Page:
As some countries, including France, had indicated that the CVM needed to be “fine-tuned” (EURACTIV 30/06/09), the Commission now recognises that “further assistance” is needed to support the reform processes in Bulgaria and Romania. The next report is expected in a year’s time, and in the autumn a separate report on EU funding to the two newcomers is foreseen. 

MEP Ivaylo Kalfin (S&D, Bulgaria) told EURACTIV that the report on his country represented undisputable progress, and even said it had established a positive momentum. But he disagreed with the Commission's view that there was no political consensus in Bulgaria on fighting organised crime. He also rejected suggestions that the CVM should stay in the long term. 

Kalfin advised the new government in Sofia and the new Commission to start working on an exit strategy from the CVM that is acceptable to all – Bulgaria, the EU executive and the member states. 

Romanian Chamber of Deputies speaker Roberta Anastase said that the Commission's report on Romania "may be considered a sign of confidence on the part of the EU executive in the Romanian government," Mediafax reported. 

Anastase deplored the fact that the CVM would not be lifted, but welcomed as good news the fact that the safeguard clause had not been triggered. 

The Open Society Institute in Sofia and the European Policies Initiative  yesterday published a comparative report entitled 'The unfinished business of the fifth enlargement countries', in which it is suggested that Bulgaria has been at risk of being stripped of its voting rights in the Council for its poor record in fighting organised crime. The report states:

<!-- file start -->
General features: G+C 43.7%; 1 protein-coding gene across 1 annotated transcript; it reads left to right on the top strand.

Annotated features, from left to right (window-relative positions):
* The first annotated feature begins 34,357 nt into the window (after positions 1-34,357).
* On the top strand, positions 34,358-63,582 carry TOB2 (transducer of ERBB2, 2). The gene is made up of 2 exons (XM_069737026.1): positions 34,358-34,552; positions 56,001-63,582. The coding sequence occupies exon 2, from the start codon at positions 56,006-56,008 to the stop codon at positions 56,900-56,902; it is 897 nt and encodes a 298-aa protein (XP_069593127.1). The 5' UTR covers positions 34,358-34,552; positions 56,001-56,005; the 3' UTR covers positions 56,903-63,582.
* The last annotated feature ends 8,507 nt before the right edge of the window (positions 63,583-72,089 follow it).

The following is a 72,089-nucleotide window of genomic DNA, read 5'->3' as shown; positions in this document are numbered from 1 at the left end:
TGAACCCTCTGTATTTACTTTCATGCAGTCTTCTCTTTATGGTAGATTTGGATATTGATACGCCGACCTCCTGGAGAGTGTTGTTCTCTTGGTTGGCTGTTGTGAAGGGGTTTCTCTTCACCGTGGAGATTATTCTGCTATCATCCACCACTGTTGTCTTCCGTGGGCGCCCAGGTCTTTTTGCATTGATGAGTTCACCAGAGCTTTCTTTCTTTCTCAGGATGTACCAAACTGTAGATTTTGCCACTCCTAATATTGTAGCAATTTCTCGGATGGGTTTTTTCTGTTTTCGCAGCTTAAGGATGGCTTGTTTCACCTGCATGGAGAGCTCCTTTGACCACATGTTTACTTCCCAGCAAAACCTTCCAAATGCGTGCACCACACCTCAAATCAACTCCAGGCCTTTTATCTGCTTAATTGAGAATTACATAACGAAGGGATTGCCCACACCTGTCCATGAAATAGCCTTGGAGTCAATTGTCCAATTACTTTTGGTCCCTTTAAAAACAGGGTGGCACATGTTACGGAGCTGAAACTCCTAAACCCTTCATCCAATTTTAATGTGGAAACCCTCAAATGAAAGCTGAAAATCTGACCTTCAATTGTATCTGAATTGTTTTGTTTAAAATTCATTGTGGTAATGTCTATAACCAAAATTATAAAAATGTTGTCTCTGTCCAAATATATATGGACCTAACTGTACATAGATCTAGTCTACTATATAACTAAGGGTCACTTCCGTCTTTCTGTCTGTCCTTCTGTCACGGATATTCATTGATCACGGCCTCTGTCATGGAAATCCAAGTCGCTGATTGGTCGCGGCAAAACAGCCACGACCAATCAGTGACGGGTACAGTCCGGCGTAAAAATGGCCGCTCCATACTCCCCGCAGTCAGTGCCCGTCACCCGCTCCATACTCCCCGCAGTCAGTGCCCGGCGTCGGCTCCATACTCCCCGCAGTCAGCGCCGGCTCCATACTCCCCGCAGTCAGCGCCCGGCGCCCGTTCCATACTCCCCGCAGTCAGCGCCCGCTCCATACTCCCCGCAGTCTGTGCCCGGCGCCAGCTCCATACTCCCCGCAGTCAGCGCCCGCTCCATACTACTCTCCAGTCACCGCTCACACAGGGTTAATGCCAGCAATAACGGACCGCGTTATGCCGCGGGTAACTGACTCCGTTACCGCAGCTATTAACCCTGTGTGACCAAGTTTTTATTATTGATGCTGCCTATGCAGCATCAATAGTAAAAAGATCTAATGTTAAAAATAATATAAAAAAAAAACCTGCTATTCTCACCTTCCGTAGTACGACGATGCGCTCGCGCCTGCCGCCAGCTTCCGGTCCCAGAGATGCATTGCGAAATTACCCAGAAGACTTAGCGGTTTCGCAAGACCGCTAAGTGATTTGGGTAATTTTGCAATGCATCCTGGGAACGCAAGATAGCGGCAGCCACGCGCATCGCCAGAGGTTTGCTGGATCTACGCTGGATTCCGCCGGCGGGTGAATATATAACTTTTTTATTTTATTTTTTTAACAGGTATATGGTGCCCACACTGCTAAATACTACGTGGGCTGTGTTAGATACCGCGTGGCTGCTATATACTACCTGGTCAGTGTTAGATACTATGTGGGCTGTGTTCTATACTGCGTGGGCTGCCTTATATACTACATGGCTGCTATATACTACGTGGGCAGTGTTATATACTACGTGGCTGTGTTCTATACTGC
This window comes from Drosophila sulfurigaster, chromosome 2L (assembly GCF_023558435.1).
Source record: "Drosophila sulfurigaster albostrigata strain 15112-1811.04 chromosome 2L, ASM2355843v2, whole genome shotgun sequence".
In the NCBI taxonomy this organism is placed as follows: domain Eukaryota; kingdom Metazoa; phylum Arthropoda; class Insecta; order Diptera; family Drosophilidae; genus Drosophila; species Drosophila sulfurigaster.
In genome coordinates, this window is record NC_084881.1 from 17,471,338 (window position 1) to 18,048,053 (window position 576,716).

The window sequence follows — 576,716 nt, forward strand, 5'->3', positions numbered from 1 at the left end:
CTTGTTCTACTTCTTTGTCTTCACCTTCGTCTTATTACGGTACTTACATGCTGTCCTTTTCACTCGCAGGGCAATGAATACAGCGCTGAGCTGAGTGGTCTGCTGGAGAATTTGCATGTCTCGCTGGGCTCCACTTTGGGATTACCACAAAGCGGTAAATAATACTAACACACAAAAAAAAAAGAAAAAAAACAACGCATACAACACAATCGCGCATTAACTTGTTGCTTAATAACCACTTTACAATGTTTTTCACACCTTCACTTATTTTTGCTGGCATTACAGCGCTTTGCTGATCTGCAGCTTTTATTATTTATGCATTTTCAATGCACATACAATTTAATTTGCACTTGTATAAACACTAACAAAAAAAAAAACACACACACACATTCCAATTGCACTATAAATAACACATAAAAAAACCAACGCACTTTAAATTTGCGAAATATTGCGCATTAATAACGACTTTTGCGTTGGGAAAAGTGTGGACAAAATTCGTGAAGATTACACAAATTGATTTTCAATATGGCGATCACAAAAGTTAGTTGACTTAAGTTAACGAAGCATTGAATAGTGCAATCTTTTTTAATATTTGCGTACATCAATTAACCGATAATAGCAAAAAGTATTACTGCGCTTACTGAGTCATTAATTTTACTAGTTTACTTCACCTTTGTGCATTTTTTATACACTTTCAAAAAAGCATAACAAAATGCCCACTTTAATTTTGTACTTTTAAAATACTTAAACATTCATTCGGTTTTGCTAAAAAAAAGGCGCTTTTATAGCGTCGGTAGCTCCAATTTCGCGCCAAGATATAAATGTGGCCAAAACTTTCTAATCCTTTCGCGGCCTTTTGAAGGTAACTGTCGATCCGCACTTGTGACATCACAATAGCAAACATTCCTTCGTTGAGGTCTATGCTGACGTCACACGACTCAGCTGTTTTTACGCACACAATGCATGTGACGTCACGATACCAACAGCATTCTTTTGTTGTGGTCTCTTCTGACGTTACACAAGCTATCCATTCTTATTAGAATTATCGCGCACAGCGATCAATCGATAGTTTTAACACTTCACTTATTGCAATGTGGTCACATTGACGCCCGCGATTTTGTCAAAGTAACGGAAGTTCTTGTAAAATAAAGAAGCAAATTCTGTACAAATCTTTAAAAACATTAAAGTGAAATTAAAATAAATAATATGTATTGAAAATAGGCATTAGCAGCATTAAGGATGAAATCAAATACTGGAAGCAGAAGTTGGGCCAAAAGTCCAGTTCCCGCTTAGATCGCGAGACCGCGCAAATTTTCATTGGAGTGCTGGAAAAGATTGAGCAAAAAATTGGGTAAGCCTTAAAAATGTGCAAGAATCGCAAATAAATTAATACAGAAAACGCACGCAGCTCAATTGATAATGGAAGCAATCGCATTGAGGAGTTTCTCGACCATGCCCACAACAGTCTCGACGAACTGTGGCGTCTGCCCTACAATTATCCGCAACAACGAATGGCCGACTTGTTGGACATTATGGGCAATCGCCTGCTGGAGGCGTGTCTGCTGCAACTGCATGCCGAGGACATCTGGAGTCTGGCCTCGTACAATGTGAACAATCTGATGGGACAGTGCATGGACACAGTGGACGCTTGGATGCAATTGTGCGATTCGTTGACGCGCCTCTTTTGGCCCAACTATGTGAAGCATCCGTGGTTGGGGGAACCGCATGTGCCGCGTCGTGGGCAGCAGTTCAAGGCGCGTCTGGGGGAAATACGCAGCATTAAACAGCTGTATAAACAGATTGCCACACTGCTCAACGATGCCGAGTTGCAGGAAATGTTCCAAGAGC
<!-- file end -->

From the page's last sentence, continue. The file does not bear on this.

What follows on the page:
"The only potentially effective mechanism over the political domain is the activation of article seven of the Treaty on European Union (suspending member-state voting rights in the Council). This measure was unofficially discussed in Bulgaria due to the country's failure to combat corruption and organised crime; even its mere circulation in inner circles became a punitive measure for the government." 

When Romania and Bulgaria joined the EU on 1 January 2007, shortcomings remained regarding judicial reform and the fight against corruption - and in the case of Bulgaria, the fight against organised crime. These shortcomings carried the risk that the two countries would be unable to apply Community law correctly and their citizens would not be able to fully enjoy their rights as EU citizens. 

A Cooperation and Verification Mechanism (CVM) was set up to assist both member states. Moreover, the European Commission retained the right to use special safeguards, included in the accession treaties and invoked against new member states as a last resort. If used, the process could lead the EU to refuse to recognise court decisions or even freeze payments of EU funds. Such an unprecedented decision, if applied, would also badly hurt the countries' reputations. 

In a turnaround compared to previous monitoring reports, where Bulgaria was invariably portrayed as the laggard in meeting EU standards on judicial reform and fighting corruption (EURACTIV 24/07/09), the Brussels executive unveiled reports last February which depicted Romania as the slow performer this time (EURACTIV 13/02/09). 

The annual reports on Bulgaria and Romania are prepared by the Commission's secretariat-general under the authority of President José Manuel Barroso, in agreement with Vice-President Jacques Barrot. Recently the French Senate cautioned against "stigmatising" the EU's most recent members and suggested fine-tuning the CVM (EURACTIV 30/06/09).